Sailing Blue Sky
Sailing Blue Sky
Sailing San Blas Islands, Guna Yala, Panama

Top 10 things to do while chartering on a San Blas sailing trip with Blue Sky:


Mom & Kids B-day with cake.jpg

1. Celebrate a birthday!

2. Take a Guna guided waterfall/ hiking trip through the tropical rain forest passing by Guna burial grounds, look for monkeys, learn about medicinal plants.

3. Enjoy uninhabited islands with swaying palm trees, beautiful white sandy beaches, and sea shells.

4. Visit the indigenous Guna Indians and buy their molas and beads

5. Tour a Guna Indian community village

6. Enjoy delicious meals served on our huge aft deck and have fun star gazing at night


7. Join in a musical jam session singing along to Breeze playing guitar, be part of the band 

8. Learn to "live aboard" courses available for those wishing to learn sailing, navigation, anchoring techniques, fishing and much more.

9. Simply relax on the spacious fore deck with a good book and get a perfect suntan. 

10. Look for star fish.


There are no marinas in the San Blas. transportation to where our boat will be anchored is by a combination of SUV 4X4 and launcha boat. We will be happy to help make transportation arrangements for you.

Transportation cost in order of payment,  save all receipts as of

Dec. 1st 2019 Rates per person

$65 One way from your hotel to where our boat will be anchored.
$65 One way from our boat back to your hotel

Discounts for kids under 12 yrs.

$20 Guna Yala Park fee (one time per visit fee, per adult, no charge for kids under 12. Panama residents only pay $5)

$ 2 Port tax

The launcha boat we use is Bab Gua Gue, Please not the clear vinyl side curtains to keep guest reasonably dry.

The SUV driver will pick you up from the lobby of your hotel between 5 and 6 am.  Please be waiting ahead of time as the driver will also be picking up other people going to the San Blas. He may pick you up first, or last. Please be courteous and ready and waiting. as other people may already be in the SUV waiting for you as well.

The Carti Road takes you thru a beautiful untouched rainforest, but is a twisting road climbing up and down the steep mountain.   For anyone with a sensitive stomach, I would consider taking motion sickness tablets ahead of time.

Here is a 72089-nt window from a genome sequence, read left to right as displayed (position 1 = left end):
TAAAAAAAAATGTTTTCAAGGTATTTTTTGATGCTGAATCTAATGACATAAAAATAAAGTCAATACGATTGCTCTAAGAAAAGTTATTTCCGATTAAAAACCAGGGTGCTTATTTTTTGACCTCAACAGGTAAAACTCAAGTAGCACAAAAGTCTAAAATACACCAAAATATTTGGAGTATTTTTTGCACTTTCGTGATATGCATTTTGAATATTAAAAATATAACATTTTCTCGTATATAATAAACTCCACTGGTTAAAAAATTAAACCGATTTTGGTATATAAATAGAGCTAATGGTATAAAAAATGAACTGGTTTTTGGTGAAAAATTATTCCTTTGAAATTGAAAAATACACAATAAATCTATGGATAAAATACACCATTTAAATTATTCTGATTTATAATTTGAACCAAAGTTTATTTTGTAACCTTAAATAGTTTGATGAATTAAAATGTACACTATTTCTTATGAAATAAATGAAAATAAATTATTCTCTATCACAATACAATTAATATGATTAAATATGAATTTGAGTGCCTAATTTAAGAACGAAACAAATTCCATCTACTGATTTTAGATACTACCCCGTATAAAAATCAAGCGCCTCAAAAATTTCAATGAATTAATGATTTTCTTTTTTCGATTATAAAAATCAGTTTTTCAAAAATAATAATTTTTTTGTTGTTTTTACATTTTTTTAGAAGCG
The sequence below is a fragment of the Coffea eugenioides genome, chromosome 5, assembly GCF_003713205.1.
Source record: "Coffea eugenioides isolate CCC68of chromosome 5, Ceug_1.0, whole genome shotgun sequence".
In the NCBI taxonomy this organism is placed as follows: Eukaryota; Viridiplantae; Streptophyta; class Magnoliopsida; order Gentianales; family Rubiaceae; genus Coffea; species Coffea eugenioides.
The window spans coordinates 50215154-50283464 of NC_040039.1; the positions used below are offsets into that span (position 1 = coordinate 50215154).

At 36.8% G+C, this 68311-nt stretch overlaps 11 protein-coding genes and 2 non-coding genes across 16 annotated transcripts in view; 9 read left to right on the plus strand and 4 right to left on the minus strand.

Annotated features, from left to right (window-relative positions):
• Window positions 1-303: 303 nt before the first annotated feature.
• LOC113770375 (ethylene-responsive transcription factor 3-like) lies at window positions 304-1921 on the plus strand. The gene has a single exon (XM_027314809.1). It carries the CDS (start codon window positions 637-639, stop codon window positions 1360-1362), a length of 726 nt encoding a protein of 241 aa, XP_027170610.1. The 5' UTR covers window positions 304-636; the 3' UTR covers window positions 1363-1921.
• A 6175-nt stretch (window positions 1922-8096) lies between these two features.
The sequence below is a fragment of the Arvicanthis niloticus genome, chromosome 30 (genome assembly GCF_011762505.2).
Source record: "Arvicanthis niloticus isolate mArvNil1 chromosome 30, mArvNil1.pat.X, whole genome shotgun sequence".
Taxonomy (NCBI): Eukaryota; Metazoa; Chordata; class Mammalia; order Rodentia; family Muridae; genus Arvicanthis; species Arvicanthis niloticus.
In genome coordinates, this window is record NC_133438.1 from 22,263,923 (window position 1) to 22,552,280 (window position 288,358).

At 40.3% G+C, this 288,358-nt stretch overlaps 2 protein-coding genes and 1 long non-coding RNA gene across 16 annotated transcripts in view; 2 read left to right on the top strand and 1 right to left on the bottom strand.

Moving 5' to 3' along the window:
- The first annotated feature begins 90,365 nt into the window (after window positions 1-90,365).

Plan on staying at a recognizable hotel the night before your trip. It is very difficult for the SUV drivers driving in the dark at 5 am to find Airbnb’s. Most SUV drivers do not use GPS. If they can’t find where you are staying within a reasonable, it may cause you and whoever else is in the SUV to miss the launcha boat.

The Life Aquatic: San Blas Sailing Adventure

It takes a very special kind of person to live at sea full-time.
This is what I was thinking as I sailed with my husband and son through the San Blas Islands on Blue Sky, a 52-ft. cutter rigged pilothouse ketch sailboat captained by the Filinas – Ken “Breeze” and his wife Debbie.
We spent two-and-a-half days cruising with Breeze and Debbie off the Caribbean coast of Panama among the islands of the Guna Yala comarca. Our gracious hosts took us snorkeling, introduced us to the locals, fed us delicious home-cooked meals and regaled us with fascinating tales of life at sea. As spectacular a time as we had, my family and I were in agreement as we debarked the Blue Sky: we could never live full-time on a boat.
Yacht life is nothing like you see in the movies. Cramped spaces, questionable plumbing, limited conveniences, isolation, and pretty much constant work to maintain your “home”. The simplest things become far more complicated when taking place out on the open ocean. A trip to the bathroom becomes a feat of engineering, every use requiring the turning of knobs, flipping of valves, and vigorous pumping – all in the correct sequence. Suffice it to say, it’s not for everyone.

And yet – and yet – it can also be magical.
With the warm blue-green Caribbean surrounding us, the endless sky above, white-sand islets beaded along the horizon, and fish periodically jumping in the air as the local Guna (or Kuna) in their canoes slipped over the water… you suddenly see this life through the eyes of Breeze and Debbie, and you understand why they’re here.
Both Florida natives, Breeze and Debbie have been living at sea full-time for over half their lives. They even raised their son Josh on a boat. After  years of mooring among the San Blas Islands and leading chartered sailing and snorkeling tours in the area, they know it like the back of their hands.
It took us 30 minutes by boat to reach Blue Sky where it was waiting for us near Isla Elifante. We were travelling by launcha – the wooden or aluminum boats used by the Guna to transport goods and tourists around the islands. Being that it was the weekend of Panama’s most important November holidays, the waterways of San Blas were abuzz with activity.
Mixed in with the yachters and launchas are campers and “backpacker boats,” as Debbie calls them. These are commercial sailboats that transport backpackers from Panama to Colombia, and vice versa. And still another kind of vessel plies the crystalline waters of San Blas: the produce boats.